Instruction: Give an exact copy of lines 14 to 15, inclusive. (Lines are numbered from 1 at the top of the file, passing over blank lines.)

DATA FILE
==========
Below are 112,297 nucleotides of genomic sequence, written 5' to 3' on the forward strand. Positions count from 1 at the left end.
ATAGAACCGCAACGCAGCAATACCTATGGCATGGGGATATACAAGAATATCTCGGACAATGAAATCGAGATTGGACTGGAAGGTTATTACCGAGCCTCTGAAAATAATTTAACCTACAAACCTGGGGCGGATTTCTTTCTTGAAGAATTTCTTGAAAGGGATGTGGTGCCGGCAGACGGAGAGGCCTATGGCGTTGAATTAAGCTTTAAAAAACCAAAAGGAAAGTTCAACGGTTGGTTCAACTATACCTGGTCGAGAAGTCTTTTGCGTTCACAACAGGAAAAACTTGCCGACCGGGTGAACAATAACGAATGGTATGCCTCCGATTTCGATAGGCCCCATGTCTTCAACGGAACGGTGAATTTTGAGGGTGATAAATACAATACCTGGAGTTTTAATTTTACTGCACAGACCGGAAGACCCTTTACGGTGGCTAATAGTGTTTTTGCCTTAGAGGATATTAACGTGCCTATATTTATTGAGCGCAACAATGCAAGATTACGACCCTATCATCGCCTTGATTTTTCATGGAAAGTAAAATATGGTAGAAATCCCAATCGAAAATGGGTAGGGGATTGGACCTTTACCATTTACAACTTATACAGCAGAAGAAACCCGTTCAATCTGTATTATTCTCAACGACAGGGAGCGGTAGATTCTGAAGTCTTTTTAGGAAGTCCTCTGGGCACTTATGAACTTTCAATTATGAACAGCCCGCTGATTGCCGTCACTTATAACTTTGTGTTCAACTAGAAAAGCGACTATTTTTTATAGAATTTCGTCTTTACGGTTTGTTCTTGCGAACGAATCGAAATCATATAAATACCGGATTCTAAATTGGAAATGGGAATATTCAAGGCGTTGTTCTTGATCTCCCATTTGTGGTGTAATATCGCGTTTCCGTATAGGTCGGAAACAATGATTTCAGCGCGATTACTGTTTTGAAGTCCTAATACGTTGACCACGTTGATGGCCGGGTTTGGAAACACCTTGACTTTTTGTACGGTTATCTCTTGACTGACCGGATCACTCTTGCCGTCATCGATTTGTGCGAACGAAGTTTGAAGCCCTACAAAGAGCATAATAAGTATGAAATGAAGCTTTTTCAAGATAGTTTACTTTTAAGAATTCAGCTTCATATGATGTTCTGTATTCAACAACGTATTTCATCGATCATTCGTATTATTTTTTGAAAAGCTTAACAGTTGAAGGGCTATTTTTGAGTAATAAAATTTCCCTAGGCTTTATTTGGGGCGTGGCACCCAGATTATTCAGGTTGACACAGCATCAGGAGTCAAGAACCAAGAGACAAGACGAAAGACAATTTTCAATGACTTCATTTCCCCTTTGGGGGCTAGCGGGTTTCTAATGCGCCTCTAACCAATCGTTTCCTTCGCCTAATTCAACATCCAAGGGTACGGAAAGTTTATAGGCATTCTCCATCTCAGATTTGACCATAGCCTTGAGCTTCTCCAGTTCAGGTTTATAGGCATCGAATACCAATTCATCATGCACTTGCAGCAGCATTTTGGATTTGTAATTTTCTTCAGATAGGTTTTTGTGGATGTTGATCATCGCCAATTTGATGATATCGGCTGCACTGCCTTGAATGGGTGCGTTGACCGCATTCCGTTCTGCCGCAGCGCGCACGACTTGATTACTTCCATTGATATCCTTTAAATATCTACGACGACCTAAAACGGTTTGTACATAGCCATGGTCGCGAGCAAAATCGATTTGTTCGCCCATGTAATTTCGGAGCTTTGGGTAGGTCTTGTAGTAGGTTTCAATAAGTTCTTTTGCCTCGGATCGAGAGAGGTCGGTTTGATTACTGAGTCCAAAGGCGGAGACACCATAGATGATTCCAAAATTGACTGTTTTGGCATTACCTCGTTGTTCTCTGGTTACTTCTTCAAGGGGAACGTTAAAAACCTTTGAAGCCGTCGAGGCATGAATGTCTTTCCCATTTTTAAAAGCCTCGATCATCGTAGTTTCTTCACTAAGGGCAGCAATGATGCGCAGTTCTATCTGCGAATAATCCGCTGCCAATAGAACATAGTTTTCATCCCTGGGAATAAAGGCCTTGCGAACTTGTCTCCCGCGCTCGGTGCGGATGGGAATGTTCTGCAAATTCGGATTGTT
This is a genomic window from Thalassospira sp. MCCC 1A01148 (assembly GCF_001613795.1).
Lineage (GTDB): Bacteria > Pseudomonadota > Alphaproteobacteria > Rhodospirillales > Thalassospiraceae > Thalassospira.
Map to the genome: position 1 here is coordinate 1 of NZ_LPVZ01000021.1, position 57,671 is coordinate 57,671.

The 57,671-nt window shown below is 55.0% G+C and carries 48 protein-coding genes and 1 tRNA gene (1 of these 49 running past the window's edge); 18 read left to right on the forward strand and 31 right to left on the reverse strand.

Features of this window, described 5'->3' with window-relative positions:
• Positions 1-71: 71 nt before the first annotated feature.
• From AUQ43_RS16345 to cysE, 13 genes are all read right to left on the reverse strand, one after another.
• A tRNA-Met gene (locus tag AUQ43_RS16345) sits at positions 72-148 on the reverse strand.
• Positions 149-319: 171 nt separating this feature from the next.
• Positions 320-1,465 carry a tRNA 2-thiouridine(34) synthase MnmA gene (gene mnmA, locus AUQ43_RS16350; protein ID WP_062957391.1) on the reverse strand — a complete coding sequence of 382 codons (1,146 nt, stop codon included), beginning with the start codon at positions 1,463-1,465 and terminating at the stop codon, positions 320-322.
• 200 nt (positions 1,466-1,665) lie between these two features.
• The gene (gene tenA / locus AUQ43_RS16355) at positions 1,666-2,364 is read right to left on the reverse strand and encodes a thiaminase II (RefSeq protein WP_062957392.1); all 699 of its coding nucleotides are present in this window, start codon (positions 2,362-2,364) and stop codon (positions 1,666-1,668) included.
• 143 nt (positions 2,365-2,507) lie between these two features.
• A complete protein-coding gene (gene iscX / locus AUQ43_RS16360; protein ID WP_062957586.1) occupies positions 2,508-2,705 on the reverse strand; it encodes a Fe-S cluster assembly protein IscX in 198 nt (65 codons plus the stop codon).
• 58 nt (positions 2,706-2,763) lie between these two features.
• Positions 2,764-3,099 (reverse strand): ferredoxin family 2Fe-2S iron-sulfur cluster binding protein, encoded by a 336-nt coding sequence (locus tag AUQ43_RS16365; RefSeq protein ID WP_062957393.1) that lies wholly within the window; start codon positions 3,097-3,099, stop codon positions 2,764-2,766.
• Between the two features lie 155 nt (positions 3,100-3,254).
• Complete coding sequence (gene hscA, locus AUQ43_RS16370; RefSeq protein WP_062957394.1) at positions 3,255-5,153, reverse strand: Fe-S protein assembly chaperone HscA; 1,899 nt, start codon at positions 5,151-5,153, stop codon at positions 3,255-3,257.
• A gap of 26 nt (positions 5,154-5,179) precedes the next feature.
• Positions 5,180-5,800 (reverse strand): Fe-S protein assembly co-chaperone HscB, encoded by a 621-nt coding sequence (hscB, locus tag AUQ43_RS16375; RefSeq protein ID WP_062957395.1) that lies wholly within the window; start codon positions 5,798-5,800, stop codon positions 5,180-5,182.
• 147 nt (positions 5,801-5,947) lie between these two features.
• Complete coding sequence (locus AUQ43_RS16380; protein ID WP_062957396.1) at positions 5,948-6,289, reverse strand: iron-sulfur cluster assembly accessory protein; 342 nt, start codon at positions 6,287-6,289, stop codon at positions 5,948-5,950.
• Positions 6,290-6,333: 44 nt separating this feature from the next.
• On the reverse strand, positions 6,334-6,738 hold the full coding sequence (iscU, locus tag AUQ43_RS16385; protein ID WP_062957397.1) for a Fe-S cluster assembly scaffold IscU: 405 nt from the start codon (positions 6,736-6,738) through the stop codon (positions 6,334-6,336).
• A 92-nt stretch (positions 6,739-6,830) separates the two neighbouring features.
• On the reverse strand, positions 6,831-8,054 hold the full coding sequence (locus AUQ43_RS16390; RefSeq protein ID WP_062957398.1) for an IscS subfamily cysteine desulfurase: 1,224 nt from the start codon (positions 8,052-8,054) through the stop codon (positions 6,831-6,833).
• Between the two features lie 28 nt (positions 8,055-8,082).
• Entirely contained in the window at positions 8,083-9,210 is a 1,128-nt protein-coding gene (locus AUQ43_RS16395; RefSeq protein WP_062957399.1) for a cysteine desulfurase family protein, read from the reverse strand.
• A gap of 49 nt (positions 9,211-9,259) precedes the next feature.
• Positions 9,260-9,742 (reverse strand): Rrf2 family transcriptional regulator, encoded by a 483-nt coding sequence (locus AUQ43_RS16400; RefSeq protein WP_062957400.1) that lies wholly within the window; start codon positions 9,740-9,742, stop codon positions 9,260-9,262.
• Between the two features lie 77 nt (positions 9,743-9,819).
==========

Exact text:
• The gene (gene tenA / locus AUQ43_RS16355) at positions 1,666-2,364 is read right to left on the reverse strand and encodes a thiaminase II (RefSeq protein WP_062957392.1); all 699 of its coding nucleotides are present in this window, start codon (positions 2,362-2,364) and stop codon (positions 1,666-1,668) included.
• 143 nt (positions 2,365-2,507) lie between these two features.